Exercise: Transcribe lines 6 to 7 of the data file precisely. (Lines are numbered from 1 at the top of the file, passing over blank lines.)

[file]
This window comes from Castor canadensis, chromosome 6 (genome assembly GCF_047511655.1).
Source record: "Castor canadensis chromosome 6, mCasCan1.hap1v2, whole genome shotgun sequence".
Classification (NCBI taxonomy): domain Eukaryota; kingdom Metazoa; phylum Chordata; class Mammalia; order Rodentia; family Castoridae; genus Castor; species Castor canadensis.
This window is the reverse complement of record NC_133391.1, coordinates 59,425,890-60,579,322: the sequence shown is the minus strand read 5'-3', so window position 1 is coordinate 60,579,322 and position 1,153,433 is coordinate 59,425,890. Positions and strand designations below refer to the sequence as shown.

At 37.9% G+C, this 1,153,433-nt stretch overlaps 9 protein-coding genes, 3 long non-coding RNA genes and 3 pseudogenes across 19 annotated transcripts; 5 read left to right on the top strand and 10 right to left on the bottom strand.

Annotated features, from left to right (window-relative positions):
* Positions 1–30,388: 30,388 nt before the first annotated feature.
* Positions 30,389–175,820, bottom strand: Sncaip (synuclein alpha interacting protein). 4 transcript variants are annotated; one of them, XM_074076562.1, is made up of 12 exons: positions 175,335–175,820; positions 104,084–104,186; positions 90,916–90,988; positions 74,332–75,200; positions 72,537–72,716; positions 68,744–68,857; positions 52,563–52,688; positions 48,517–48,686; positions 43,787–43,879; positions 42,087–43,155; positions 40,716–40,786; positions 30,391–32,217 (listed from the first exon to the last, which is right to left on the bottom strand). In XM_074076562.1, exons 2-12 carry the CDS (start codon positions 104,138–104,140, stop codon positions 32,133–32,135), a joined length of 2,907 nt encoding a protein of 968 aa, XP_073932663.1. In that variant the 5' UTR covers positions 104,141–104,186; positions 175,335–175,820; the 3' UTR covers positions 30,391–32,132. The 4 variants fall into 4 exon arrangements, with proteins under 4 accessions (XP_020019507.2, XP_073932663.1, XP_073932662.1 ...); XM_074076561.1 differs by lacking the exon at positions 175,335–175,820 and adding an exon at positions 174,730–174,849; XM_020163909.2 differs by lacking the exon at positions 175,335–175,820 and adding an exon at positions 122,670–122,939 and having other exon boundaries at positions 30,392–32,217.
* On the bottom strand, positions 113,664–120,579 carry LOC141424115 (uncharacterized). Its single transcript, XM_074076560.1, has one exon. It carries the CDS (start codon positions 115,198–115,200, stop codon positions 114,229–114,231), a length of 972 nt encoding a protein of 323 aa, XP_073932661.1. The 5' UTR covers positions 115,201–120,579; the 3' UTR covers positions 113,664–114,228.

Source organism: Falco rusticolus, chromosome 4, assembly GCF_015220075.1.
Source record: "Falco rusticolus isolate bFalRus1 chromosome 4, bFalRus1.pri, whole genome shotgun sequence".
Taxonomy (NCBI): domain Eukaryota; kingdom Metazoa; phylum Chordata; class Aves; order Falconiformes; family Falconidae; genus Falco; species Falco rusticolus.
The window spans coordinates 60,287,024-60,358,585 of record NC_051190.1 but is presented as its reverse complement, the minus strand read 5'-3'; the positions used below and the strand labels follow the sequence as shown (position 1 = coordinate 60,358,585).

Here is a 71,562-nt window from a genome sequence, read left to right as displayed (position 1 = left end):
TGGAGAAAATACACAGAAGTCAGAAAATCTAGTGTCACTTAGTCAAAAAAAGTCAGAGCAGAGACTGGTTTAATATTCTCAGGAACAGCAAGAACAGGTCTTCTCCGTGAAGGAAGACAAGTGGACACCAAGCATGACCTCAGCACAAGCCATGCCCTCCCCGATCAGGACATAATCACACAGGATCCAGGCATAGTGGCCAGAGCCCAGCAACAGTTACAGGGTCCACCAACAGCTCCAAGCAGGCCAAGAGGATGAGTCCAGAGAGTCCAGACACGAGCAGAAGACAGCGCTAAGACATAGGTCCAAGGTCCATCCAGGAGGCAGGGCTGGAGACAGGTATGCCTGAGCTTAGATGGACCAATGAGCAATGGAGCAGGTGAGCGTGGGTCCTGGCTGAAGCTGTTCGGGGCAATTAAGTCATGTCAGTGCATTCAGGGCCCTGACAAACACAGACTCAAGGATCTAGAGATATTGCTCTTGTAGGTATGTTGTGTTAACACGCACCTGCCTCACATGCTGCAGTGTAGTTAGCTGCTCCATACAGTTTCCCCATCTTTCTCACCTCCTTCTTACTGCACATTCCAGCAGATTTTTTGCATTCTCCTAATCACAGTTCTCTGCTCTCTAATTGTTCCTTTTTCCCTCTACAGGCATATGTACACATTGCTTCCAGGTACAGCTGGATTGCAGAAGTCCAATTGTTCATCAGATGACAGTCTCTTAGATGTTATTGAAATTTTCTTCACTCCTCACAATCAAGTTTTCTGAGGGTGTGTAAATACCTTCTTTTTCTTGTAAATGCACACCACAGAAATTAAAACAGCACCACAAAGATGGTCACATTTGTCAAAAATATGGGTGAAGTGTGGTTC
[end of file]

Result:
Annotated features, from left to right (window-relative positions):
* Positions 1–30,388: 30,388 nt before the first annotated feature.